“Pieta” is a Renaissance masterpiece sculpture made by Michelangelo, depicting the Virgin Mary cradling the corpse of Jesus. Kim Ki-Duk loosely adopt the idea of the sculpture into a movie “Pieta” that brought him a Golden Lion statue from the 69th Venice International Film Festival. In brief, “Pieta” is a depressing parable of modern relationship of mother and son. With its intense sexual and violence content, “Pieta” might not be a film that everybody can enjoy. I found that it’s really bleak, but successfully touched me right on the soul.
SYNOPSIS > Lee Kang-Do (Lee Jung-Jin) is a violent man with no family members. He works for a loan-shark that demands 10 times return for every debtor. If the debtors do not pay until the due date, Kang-Do will visit them, ask them to sign an insurance agreement, and brutally injure them to file the insurance claim (and recover the loan). With the heartless daily life he lives, one day a middle age woman named Jang Mi-sun (Cho Min-soo) comes to Kang-Do, claiming that she is his long-lost mother. Kang-Do doesn’t trust her and tries to expel her, but she keeps following him. So Kang-Do has to reconsider his life to accept Mi-sun as his mother.
|Cho Min-soo as Mi-sun, a motherly-loving woman that suddenly came into a heartless man's life.|
REVIEW > Just from the very first scene of “Pieta”, viewers will notice that this is not an easy, amusing film to watch. A man on a wheelchair tied a chain hook around his neck and pushed a button so that the chain pulled him up and hanged him above his wheel chair. A not so graphic but emotionally disturbing opening scene, and the next 8 minutes successfully introduces me with Kang-Do’s brutality and violence. This sets down the atmosphere of “Pieta”, a low-mood film with barely any scenes that at least could make you smile a bit. Moreover, I think “Pieta” takes you to set your mood first before watching it so that you could absorb and “tolerate” the depression it brings to you. Because, if you don’t, probably you’ll find that it is boring, meaningless, and aimless. I want to point out that for me, the feeling that “Pieta” tries to transfer to the viewers isn’t just only depression. It rounds up into a big idea that stabs me right on the heart.
And about the sexual and violence content, at first I thought that it would be disturbing. For me, well, it wasn’t that disturbing. In “Pieta”, you’ll be served with a sort of awkward scenes that depicted the true relationship between man and his mother. Ki-Duk is a genius; he tried to explore other forms of interactivity between a mother and his son out of conventional fashion, and reshape them into a package of character study of the mother and the son severally. In a scene, Kang-Do, with his violent mind, tried to convince himself that Mi-sun was his real mother by asking her to eat something: his flesh (we see blood dripping from his thigh, depicting that he cut a flesh out of his thigh and fed her with it). Or, remember when Kang-Do shoved his hand to Mi-sun’s private area, and while she screamed out, Kang-Do yelled, “I came out of here? Can I go back in?”. Again, not so graphic, but emotionally disturbing.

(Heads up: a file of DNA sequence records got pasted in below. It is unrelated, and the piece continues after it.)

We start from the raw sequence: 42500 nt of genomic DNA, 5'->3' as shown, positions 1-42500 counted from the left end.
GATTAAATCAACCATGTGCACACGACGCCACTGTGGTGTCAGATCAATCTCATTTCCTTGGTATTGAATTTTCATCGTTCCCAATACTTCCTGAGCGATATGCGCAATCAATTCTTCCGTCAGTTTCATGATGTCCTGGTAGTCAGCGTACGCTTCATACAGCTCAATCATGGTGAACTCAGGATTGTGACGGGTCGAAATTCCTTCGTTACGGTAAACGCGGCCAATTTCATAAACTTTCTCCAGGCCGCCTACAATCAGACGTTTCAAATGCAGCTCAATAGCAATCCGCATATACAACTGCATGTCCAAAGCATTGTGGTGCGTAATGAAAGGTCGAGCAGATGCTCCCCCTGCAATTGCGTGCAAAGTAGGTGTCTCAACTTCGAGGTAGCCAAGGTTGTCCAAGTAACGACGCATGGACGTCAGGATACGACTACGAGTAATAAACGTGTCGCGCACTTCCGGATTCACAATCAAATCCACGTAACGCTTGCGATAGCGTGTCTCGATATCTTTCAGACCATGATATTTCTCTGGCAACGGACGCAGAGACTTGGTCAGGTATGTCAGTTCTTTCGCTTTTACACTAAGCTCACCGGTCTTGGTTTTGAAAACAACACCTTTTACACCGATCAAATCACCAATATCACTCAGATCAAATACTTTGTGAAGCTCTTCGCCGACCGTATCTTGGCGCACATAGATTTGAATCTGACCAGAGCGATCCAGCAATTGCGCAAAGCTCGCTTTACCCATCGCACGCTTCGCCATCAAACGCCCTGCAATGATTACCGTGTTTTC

|The tone of "Pieta" is low, mostly gray and silhouette, just like the theme of the story itself.|
Kim Ki-Duk likes to show the emotion of his movie not by wordy dialogues, but by visual. It makes “Pieta” feels silent and plain, except with the gloomy background music that slowly drags you to feel the same emotion. Most of the scenes are grayish, shadow-ish, and silhouette, with barely no vivid colors to show up a little piece of bliss around the film. Not that kind of movie you could watch in your happy weekend, I think. Bleakness is prominent in “Pieta”, and remember to prepare yourself (both emotionally and physically) because if you don’t, you might fall asleep just in the first minutes. The feeling of self-retrospection does not necessarily stand out among other feelings, but for me that was what I felt. I mean, well, “Pieta” takes a longer shot analogy of a relationship between a son and his mother and this is not that kind of closer-to-real-life story, but however analogized the story is, the big idea is simple: how a son is supposed to be devoted to his mother.
And applause should be given to the mother-and-son duo: Lee Jung-Jin and Cho Min-soo. Jung-Jin succeeded playing Kang-Do with his heartless mind. More than that, Jung-Jin also succeeded to give Kang-Do a sense of a pure little boy out of his maturity. He did show development of Kang-Do before and after meeting his long-lost mother. For me, the movie’s final scene is undoubtedly a proof and a climaxing show-off by Jung-Jin. Meanwhile, Min-soo was also a great performer. She nicely characterized Mi-sun as a loving mom, although I think her character development was less interesting than that of Kang-Do. The chemistry of the two main roles was not that convincing, but perhaps this was the result of the awkward way they took to show their relationship (which I found—well—weird).
|Lee Jung-Jin as Kang-Do. A very great character development from a son who met his long-lost mom.|
CONCLUSION > “Pieta” is gloomy, but not tear-jerking. This is a relatively new way to show a tragic relationship of a mother and son, and while mostly it is depressing, in a way “Pieta” is also thought-provoking. Not a very achieving one, but I think “Pieta” is fresh. A dreary package of a morality tale of a mother and son.
▲ A fresh and modern adaptation of conventional mom-and-son story, great acting by the performers
▼ Plain due to its bleakness, weird scenes between mother and son that not everyone could clearly understand
PIETA | COUNTRY South Korea YEAR 2012 RATING n.a. RUNTIME 104 min GENRE Drama CAST Cho Min-Soo, Lee Jung-Jin, Kang Eun-Jin, Woo Gi-Hong, Cho Jae-Ryong WRITER Kim Ki-Duk DIRECTOR Kim Ki-Duk MORE INFO